Date May 3, 2019

Hassenfeld Child Health Innovation Institute

Transforming the health of children and families by targeting autism, asthma, obesity, and other urgent health challenges.

In 2016, a visionary donation from the family of Alan Hassenfeld created the Hassenfeld Child Health Innovation Institute (HCHII). The Institute aims to transform the lives of children and their families in Rhode Island, and around the world. By integrating research, clinical practice, public health efforts, and educational programing the Institute is working to achieve some ambitious goals:

  • Improve the health of children, making the communities we serve among the world’s healthiest places for children and their families
  • Address the issue of poverty and how it impacts child health
  • Serve as a national and international model for what can be achieved in child health
  • Train the next generation of child health leaders

Founded as a partnership between key Rhode Island hospitals and academic organizations, the Hassenfeld Institute engages all state agencies working with children as well as school districts from core cities. The Institute’s leadership resides in Brown University’s School of Public Health, Hasbro Children’s Hospital, the Warren Alpert Medical School of Brown University, and Women & Infants Hospital of Rhode Island. Researchers and child health professionals from Bradley Hospital, The Miriam Hospital, and other community partners are also intricately involved. Because Rhode Island is such a diverse state—a representative microcosm of the country—it is an ideal place to study and refine interventions that might be replicated elsewhere.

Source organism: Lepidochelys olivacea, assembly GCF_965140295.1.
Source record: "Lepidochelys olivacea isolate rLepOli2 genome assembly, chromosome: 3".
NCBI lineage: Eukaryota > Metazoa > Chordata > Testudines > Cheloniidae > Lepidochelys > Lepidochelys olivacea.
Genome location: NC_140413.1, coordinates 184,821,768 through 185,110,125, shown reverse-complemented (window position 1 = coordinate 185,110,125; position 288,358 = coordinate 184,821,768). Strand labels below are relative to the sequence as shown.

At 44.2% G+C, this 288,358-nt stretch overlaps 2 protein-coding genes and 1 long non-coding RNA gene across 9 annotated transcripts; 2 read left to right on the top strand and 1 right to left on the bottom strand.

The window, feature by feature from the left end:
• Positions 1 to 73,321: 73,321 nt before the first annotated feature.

The Asthma Initiative

Approximately 9% of children in the U.S. have asthma. When asthma is poorly controlled, it can affect all aspects of children’s functioning. The burden of asthma for children residing in urban areas, such as Greater Providence, is concerning: 25-50% of children in some urban school districts have asthma.

Thus, it is important to map high risk areas and chart the factors that lead to an increased risk of asthma outcomes. Several multi-level factors (biological, sociocultural, environmental and cultural) contribute to disparities in pediatric asthma outcomes. Identifying these factors can inform better asthma programs and reduce the prevalence and risk of asthma outcomes.

The overarching goals of the Hassenfeld Institute’s Asthma Initiative are to improve the health of children with asthma, to make the communities we serve among the world’s healthiest places for children living with asthma, to address the issue of poverty and how it affects asthma risk, and finally, to serve as a national and international model of what can be achieved in pediatric asthma outcomes.

Autism, A Precision Medicine Approach

Autism Spectrum Disorder (ASD) presents many challenges for families. National economic costs attributed to caring for children with ASDs were estimated at $11.5 billion in 2011. The prevalence of ASD among 8 year olds in the U.S. has been estimated to be as high as one out of every 68 children. In Rhode Island, the number of children with ASDs receiving special education services has increased dramatically, from only 30 children in 1993 to 2,240 in 2014.